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An Eye To The Future, Mountains Of Our Past

09/13/2017 10:25 EDT | Updated 09/13/2017 10:25 EDT
S. Fioravanti 2016
View from Gran Sasso Mountains Italy

When we moved from being four-legged creatures to standing on two feet, a psychological shift is presumed to have taken place. Blumenberg argues that by standing upright we developed the ability to anticipate the future and writes that "increasing the horizon developed intelligence" (Blumenberg 2006:519).

Seeing a greater distance ahead we were able to speculate, calculate and foresee the movement of an animal ahead of us, or to anticipate danger from a greater distance. We gained the ability to be forward thinking.

Do we still use our foresight? How much do we use it in relation to climate change, for example?

Italy is a mine of information regarding the history of mankind and Italian mountains are even more so. Many mountains in Italy have been spared heavy development and have excellent archaeological sites that offer insight into pre-historic peoples.

The region of Abruzzo, Central Italy, is famed for its mountains, including the highest summit outside of the Alps, the Gran Sasso at 2,912 meters. The Fucino area "contains the oldest attestations of human presence from the Upper Palaeolithic" states Agostini et al. (2008:103). A series of 15 Upper Palaeolithic sites, mostly caves at altitudes of between 700 meters and 1000 meters, have been studied and reveal a wealth of fascinating discoveries.

One cave called Grotta Continenza was inhabited almost continuously between 13,500 and 5000 BC. In this site the evidence studied comes in the form of heaps of domestic waste, tools, hearths, pebble pavement, decorated objects, painted stones and graves. Boschian et al. (2017) claim there is evidence of rapid cultural turnover as people adapted or simply coped with dramatic climate change. Overall the study concludes that cultural changes accelerated through time, moving from slow evolution to fast modification, supporting that hypothesis that "adverse conditions foster adaptation more than favourable ones" (Boschian et al. 2017:23).

The conditions these mountain dwellers coped with were broadly the same throughout Europe in the Upper Palaeolithic period. First, there was a period of extreme cold with expansion of ice and snow, and thereafter there was large temperature oscillation, and finally a more temperate climate.

Due to their steep gradients, mountains present a great variety of climates and corresponding flora and fauna within a relatively short distance. Still today the level of biodiversity and richness of resources that mountains offer is outstanding compared to lowlands. Apparently between approximately 13,000 and 12,000 B.C. Agostini et al. (2008) write that three of the caves had distinctive groups of people inhabiting them. Within a radius of 10 km they accessed a variety of different habitats with diverse foods.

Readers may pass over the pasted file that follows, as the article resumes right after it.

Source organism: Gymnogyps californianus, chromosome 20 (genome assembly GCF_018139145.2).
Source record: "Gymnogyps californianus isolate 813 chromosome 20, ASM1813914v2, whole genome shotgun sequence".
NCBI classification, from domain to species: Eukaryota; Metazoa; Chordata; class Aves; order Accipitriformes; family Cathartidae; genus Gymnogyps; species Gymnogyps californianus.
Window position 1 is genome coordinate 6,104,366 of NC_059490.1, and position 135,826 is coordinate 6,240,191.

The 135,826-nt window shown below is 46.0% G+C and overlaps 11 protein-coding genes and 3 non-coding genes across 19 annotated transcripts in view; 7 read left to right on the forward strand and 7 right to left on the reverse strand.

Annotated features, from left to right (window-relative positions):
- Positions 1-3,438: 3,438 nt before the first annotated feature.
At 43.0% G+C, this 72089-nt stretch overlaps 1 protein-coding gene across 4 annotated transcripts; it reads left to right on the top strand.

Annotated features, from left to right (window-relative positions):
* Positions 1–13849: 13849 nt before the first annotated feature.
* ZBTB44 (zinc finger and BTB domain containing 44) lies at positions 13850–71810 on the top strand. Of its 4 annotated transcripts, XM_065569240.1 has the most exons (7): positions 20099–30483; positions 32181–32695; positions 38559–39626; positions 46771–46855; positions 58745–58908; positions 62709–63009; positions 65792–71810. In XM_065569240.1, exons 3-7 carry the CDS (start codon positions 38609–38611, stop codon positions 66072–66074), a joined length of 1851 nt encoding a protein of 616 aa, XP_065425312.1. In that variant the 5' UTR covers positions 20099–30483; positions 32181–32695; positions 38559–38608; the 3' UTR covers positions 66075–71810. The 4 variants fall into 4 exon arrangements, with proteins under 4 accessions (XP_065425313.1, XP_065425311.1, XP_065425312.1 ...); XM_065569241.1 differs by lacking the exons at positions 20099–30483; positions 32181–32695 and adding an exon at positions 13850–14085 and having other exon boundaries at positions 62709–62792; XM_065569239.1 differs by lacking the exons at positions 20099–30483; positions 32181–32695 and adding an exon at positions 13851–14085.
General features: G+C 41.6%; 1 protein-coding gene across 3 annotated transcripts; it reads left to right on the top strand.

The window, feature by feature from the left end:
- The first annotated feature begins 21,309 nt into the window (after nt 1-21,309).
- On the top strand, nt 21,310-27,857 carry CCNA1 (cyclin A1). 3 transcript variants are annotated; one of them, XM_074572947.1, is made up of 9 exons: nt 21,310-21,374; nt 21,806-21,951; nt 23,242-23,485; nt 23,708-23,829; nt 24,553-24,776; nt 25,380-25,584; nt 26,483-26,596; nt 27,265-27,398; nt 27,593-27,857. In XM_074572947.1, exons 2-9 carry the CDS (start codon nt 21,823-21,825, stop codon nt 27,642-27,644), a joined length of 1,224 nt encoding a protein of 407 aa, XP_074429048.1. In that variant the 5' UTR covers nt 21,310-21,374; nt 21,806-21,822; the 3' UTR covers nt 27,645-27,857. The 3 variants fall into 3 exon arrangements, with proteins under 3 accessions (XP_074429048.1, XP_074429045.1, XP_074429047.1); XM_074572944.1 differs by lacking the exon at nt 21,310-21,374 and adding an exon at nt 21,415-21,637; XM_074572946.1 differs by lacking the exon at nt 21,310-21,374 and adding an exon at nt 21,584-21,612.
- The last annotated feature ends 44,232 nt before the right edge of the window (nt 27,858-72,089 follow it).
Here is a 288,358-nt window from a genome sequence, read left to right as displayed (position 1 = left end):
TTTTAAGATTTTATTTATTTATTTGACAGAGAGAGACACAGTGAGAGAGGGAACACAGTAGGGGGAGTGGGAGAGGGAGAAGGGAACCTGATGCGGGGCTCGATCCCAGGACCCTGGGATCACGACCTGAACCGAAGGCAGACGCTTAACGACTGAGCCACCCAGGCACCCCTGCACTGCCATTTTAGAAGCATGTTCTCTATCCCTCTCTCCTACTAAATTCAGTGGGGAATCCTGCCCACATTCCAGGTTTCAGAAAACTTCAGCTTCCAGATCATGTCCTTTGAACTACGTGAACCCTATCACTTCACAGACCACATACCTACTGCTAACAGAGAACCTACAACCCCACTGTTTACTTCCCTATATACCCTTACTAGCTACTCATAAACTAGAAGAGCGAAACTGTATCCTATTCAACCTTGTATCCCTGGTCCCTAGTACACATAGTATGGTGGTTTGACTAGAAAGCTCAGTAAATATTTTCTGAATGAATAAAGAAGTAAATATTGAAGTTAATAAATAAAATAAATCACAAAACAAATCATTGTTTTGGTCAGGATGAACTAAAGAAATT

Over a period of millennia with extreme weather changes, people altered their diet, their foraging and hunting techniques and they accessed higher or lower altitudes depending on climatic conditions.

Do any of us possess the skills and the foresight to be so adaptable within the context of our society and the climatic challenges we face?

I asked Professor Silvano Agostini, one of the authors of the research cited above, and government Director of Archaeology for Abruzzo, if he could imagine what Palaeolithic peoples' perception might have been like he said:

"Personally, I think that their artistic, ideological and cultural sphere is more complex than we can imagine, with articulate and dialectical cycles and everyday phenomenology... rather like today. Instead of being focused on trying to understand nature, they were probably concerned with discussing views for solving problems and for understanding daily life, with its issues – like us today."

An archaeological perspective on climate change is instructive, and Professor Silvano Agostini commented on our society saying:

"By losing our vital relationship, our respect and "fear" toward nature, we have reached a catastrophic limit of no return, in other words, the climate change we have caused. Nature will know how to renew itself 4 billion years hence ... but we probably do not know how."

If we choose to we have the capacity to use the foresight that made us what we are today.

Agostini, S., Iacopini, A., Masserotti, M., Barsocchi, S., Porsia, C. (2008) "Applicazione delle tecnologie GIS per la ricostruzione della presenza umana nella Preistoria del Fucino (Abruzzo)" in Preistoria Alpina, 43 (2008): 101-115 ISSN 0393-0157 © Museo Tridentino di Scienze Naturali, Trento 2008

Boschian, G., Serradimigni, M., Colombo, M., Ghislandi, S., Grifoni Cermonesi, R. (2017) "Change fast or change slow? Late Glacial and Early Holocene cultures in a changing environment at Grotta Continenza, Central Italy" in Quaternary International, xxx, 1-23.

Pavesich, V. (2015) "Hans Blumenberg; Philosophical Anthropology and the Ethics of Consolation", Naturalism and Philosophical Anthropology; Nature, Life and the Human between Transcendental and Empirical Perspectives, (ed) Honenberger, P. Basingstoke: Palgrave Macmillan.

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